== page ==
Japan’s handling of nuclear contaminated water through the ALPS system is problematic and unreliable

Japan employs the multi-nuclide removal system ALPS to treat nuclear contaminated water and claims that the impact of the treated water on people and the environment can be negligible. However, such assertions fail to dispel public doubts.

ALPS was hastily put into trial operation in March 2013, with no prior international precedents and questionable technical maturity and safety. Over the years, ALPS has faced a series of issues: in 2016, the system had four instances of leaks; in 2018, it was revealed that radioactive substances like strontium in the “treated water” exceeded limits; in 2021, nearly half of the filters in the exhaust ports of ALPS, used for adsorbing radioactive materials, were found damaged, despite being replaced just two years prior.

Since the introduction of ALPS, the Japanese authorities have referred to the treated nuclear contaminated water simply as “treated water.”

Currently, only about one-third of the more than 1.3 million cubic meters of water stored at the Fukushima Daiichi nuclear power plant meet TEPCO’s definition of “treated water,” with roughly 70% falling under the category of “process water” due to not meeting the required standards.



Data related to the handling of Japan’s nuclear contaminated water is tainted and untrustworthy

The entity responsible for implementing the Fukushima nuclear leakage accident and discharging nuclear contaminated water into the sea is Tokyo Electric Power Company (TEPCO).

This company has a history of misconduct and concealing safety hazards both before and after the Fukushima nuclear accident. When the accident occurred at the Fukushima nuclear power plant, the backup cooling system for the reactor core malfunctioned, a known issue that TEPCO had previously covered up to pass safety inspections.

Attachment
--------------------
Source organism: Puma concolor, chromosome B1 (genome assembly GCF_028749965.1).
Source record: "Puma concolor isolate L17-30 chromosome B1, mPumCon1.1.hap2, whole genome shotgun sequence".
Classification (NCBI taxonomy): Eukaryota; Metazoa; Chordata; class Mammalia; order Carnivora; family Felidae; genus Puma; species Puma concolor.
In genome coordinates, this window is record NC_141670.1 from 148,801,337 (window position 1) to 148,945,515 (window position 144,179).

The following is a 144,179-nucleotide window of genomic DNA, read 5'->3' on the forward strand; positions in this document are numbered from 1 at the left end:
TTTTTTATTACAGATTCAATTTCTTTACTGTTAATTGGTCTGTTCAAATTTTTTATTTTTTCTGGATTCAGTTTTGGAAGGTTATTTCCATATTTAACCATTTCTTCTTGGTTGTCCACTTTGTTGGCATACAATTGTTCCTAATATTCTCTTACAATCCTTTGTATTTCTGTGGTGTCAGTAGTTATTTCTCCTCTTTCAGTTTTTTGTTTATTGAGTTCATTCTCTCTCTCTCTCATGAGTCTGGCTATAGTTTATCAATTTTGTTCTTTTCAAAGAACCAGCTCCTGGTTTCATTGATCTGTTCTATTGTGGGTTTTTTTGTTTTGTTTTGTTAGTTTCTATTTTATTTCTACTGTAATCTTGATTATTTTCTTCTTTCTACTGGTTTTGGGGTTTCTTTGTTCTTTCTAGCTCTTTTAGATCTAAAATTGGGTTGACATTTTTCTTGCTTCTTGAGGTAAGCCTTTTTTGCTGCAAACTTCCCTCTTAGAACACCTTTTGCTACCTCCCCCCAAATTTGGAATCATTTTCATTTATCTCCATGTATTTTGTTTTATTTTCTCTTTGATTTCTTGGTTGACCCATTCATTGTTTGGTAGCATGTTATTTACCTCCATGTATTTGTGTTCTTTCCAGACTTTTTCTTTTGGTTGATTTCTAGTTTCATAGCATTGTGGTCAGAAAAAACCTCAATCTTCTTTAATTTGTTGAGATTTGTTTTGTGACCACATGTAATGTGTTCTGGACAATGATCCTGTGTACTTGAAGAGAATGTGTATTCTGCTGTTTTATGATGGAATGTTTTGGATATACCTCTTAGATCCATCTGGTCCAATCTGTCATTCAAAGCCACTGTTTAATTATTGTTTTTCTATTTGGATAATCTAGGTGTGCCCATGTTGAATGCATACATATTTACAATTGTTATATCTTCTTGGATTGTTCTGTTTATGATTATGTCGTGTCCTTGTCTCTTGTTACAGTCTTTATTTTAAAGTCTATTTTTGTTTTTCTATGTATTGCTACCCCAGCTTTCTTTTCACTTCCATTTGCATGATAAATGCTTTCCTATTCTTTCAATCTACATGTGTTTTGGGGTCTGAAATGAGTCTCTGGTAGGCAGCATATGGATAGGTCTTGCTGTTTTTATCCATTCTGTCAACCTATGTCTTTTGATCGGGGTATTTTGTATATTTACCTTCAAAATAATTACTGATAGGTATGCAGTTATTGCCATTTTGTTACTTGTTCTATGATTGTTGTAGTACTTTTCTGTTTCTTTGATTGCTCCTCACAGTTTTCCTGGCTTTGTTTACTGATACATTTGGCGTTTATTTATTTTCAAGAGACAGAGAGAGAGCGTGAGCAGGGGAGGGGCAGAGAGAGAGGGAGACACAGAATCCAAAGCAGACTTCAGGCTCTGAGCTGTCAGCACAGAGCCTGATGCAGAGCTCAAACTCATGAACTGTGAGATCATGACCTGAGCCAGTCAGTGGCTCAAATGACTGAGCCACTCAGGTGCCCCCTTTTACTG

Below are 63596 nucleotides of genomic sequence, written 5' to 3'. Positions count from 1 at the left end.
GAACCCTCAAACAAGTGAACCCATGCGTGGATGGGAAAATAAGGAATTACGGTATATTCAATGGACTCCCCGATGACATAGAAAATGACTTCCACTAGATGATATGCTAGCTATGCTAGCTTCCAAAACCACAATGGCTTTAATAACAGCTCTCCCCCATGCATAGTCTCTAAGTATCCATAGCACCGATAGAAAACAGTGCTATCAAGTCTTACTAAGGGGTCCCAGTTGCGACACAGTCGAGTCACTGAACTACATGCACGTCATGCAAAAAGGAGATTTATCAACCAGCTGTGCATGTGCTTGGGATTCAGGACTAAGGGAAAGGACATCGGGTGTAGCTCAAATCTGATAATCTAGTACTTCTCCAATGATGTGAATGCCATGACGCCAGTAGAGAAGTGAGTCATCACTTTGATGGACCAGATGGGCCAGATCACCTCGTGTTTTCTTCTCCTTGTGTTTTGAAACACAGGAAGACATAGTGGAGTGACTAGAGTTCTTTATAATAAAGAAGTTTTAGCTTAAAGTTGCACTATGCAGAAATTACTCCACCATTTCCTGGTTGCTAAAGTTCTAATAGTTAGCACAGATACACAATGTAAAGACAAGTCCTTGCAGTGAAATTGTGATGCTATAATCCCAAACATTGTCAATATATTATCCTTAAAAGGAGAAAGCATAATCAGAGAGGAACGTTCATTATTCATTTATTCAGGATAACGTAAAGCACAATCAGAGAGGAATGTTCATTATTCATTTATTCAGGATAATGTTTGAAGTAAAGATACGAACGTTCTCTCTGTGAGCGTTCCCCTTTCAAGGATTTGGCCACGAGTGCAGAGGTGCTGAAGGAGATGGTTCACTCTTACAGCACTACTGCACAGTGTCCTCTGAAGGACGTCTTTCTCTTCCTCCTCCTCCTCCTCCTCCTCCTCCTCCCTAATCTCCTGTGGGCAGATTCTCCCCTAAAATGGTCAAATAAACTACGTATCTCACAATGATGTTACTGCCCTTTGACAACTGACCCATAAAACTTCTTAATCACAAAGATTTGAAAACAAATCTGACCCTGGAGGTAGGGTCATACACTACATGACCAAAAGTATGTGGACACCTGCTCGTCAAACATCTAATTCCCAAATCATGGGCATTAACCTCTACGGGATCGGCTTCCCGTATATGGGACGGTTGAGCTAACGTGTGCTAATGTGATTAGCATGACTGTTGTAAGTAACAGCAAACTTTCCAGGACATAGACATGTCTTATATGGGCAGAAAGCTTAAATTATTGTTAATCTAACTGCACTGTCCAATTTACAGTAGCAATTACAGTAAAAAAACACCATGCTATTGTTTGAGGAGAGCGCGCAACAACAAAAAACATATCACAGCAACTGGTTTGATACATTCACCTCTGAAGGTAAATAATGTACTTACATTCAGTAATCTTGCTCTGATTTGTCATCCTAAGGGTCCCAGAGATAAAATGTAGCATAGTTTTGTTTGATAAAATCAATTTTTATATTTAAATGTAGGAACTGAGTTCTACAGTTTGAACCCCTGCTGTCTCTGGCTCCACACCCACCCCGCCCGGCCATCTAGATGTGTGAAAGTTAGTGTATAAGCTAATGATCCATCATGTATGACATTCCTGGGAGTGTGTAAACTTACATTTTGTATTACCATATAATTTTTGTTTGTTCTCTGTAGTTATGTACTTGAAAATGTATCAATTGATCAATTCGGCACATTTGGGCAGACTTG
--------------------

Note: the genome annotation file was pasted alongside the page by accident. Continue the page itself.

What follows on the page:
Three days after the Fukushima nuclear accident in March 2011, TEPCO had data that indicated core meltdowns in Units 1 to 3, yet it continued to downplay the situation as “core damage” for two months before finally admitting to the meltdowns.

TEPCO once claimed that no new nuclear contaminated water had been released into the ocean after June 2011, but it wasn’t until a series of leaks in 2013 that they admitted to high-concentration nuclear contaminated water being discharged into the sea.

In October 2022, TEPCO was exposed for misleading visitors by using faulty radiation detectors to prove the safety of “ALPS treated water.” Falsifying data and concealing risks have been a consistent choice for TEPCO. Can we trust the data they provide, claiming that the “treated water is safe”?

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China Scholar Points Out: Japan’s Discharge as “Radioactive Polluted Water” Rather Than “Nuclear Waste Water”


  1. Yangtse Evening Post
  2. Chinadaily

(source:internet, reference only)